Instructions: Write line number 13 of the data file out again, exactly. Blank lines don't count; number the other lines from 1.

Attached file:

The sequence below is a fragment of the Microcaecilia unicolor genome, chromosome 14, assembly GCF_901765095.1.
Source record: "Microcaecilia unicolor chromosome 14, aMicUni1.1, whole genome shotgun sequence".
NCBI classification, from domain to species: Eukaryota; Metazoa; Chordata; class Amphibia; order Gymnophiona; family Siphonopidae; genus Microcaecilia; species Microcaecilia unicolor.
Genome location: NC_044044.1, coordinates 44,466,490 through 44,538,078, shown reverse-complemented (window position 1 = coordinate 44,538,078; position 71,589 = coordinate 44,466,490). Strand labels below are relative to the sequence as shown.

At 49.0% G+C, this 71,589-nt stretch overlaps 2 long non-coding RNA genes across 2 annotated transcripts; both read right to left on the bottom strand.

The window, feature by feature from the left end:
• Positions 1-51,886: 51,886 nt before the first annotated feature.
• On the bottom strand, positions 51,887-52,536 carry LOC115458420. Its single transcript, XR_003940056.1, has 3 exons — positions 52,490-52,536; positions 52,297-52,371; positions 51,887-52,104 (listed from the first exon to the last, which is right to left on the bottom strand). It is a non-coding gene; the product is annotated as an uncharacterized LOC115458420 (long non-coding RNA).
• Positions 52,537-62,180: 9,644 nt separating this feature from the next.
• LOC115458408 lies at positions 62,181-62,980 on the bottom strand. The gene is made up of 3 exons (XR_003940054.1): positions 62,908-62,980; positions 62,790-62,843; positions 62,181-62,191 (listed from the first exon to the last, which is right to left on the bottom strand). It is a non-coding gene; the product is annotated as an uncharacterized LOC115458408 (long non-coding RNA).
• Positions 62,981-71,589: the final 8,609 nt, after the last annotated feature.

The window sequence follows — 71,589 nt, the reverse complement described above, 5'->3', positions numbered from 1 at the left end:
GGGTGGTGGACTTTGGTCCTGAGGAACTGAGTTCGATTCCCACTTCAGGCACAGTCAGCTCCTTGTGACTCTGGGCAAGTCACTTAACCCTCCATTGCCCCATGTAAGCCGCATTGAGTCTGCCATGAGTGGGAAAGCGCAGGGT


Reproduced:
GGGTGGTGGACTTTGGTCCTGAGGAACTGAGTTCGATTCCCACTTCAGGCACAGTCAGCTCCTTGTGACTCTGGGCAAGTCACTTAACCCTCCATTGCCCCATGTAAGCCGCATTGAGTCTGCCATGAGTGGGAAAGCGCAGGGT